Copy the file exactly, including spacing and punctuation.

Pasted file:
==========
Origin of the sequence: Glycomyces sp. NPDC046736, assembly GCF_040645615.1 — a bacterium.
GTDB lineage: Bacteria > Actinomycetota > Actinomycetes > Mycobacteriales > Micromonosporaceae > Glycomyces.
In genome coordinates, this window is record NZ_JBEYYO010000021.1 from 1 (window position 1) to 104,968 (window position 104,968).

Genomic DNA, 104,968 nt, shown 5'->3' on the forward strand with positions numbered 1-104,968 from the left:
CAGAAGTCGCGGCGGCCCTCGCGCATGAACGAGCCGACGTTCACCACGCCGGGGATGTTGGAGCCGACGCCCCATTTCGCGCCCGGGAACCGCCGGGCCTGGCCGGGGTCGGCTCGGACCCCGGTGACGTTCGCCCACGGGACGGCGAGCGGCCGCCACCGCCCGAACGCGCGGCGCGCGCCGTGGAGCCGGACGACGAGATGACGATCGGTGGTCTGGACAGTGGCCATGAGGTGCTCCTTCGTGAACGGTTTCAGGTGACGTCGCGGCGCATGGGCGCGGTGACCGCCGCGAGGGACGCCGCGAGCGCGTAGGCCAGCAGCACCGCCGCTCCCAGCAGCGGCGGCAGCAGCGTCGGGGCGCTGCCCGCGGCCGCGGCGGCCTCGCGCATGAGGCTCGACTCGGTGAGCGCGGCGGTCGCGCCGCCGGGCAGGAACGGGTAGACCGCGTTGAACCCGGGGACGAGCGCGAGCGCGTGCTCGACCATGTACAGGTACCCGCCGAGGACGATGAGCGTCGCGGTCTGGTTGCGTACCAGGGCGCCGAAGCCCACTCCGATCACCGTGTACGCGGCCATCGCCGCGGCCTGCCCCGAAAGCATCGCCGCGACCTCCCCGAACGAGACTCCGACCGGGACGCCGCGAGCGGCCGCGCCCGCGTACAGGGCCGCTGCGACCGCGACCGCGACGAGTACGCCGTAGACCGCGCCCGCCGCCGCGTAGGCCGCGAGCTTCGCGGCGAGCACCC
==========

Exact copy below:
Origin of the sequence: Glycomyces sp. NPDC046736, assembly GCF_040645615.1 — a bacterium.
GTDB lineage: Bacteria > Actinomycetota > Actinomycetes > Mycobacteriales > Micromonosporaceae > Glycomyces.
In genome coordinates, this window is record NZ_JBEYYO010000021.1 from 1 (window position 1) to 104,968 (window position 104,968).

Genomic DNA, 104,968 nt, shown 5'->3' on the forward strand with positions numbered 1-104,968 from the left:
CAGAAGTCGCGGCGGCCCTCGCGCATGAACGAGCCGACGTTCACCACGCCGGGGATGTTGGAGCCGACGCCCCATTTCGCGCCCGGGAACCGCCGGGCCTGGCCGGGGTCGGCTCGGACCCCGGTGACGTTCGCCCACGGGACGGCGAGCGGCCGCCACCGCCCGAACGCGCGGCGCGCGCCGTGGAGCCGGACGACGAGATGACGATCGGTGGTCTGGACAGTGGCCATGAGGTGCTCCTTCGTGAACGGTTTCAGGTGACGTCGCGGCGCATGGGCGCGGTGACCGCCGCGAGGGACGCCGCGAGCGCGTAGGCCAGCAGCACCGCCGCTCCCAGCAGCGGCGGCAGCAGCGTCGGGGCGCTGCCCGCGGCCGCGGCGGCCTCGCGCATGAGGCTCGACTCGGTGAGCGCGGCGGTCGCGCCGCCGGGCAGGAACGGGTAGACCGCGTTGAACCCGGGGACGAGCGCGAGCGCGTGCTCGACCATGTACAGGTACCCGCCGAGGACGATGAGCGTCGCGGTCTGGTTGCGTACCAGGGCGCCGAAGCCCACTCCGATCACCGTGTACGCGGCCATCGCCGCGGCCTGCCCCGAAAGCATCGCCGCGACCTCCCCGAACGAGACTCCGACCGGGACGCCGCGAGCGGCCGCGCCCGCGTACAGGGCCGCTGCGACCGCGACCGCGACGAGTACGCCGTAGACCGCGCCCGCCGCCGCGTAGGCCGCGAGCTTCGCGGCGAGCACCC